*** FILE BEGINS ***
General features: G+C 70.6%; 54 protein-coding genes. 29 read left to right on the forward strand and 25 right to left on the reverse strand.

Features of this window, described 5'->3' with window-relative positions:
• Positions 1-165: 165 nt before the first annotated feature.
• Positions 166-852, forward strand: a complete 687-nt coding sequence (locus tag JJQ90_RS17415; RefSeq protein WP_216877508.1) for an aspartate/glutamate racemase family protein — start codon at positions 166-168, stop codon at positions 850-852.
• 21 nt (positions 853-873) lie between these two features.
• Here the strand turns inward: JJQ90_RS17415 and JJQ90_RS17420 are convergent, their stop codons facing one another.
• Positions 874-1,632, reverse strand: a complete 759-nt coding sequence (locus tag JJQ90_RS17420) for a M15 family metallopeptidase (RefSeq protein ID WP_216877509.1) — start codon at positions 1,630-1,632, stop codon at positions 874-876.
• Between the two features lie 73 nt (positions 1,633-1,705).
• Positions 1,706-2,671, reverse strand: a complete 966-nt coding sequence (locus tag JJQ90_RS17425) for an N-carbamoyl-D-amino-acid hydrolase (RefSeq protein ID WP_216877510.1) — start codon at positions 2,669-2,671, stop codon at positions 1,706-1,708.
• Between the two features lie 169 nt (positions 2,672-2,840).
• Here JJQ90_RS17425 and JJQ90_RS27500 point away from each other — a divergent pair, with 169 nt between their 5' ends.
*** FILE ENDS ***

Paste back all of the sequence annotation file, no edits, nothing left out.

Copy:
General features: G+C 70.6%; 54 protein-coding genes. 29 read left to right on the forward strand and 25 right to left on the reverse strand.

Features of this window, described 5'->3' with window-relative positions:
• Positions 1-165: 165 nt before the first annotated feature.
• Positions 166-852, forward strand: a complete 687-nt coding sequence (locus tag JJQ90_RS17415; RefSeq protein WP_216877508.1) for an aspartate/glutamate racemase family protein — start codon at positions 166-168, stop codon at positions 850-852.
• 21 nt (positions 853-873) lie between these two features.
• Here the strand turns inward: JJQ90_RS17415 and JJQ90_RS17420 are convergent, their stop codons facing one another.
• Positions 874-1,632, reverse strand: a complete 759-nt coding sequence (locus tag JJQ90_RS17420) for a M15 family metallopeptidase (RefSeq protein ID WP_216877509.1) — start codon at positions 1,630-1,632, stop codon at positions 874-876.
• Between the two features lie 73 nt (positions 1,633-1,705).
• Positions 1,706-2,671, reverse strand: a complete 966-nt coding sequence (locus tag JJQ90_RS17425) for an N-carbamoyl-D-amino-acid hydrolase (RefSeq protein ID WP_216877510.1) — start codon at positions 2,669-2,671, stop codon at positions 1,706-1,708.
• Between the two features lie 169 nt (positions 2,672-2,840).
• Here JJQ90_RS17425 and JJQ90_RS27500 point away from each other — a divergent pair, with 169 nt between their 5' ends.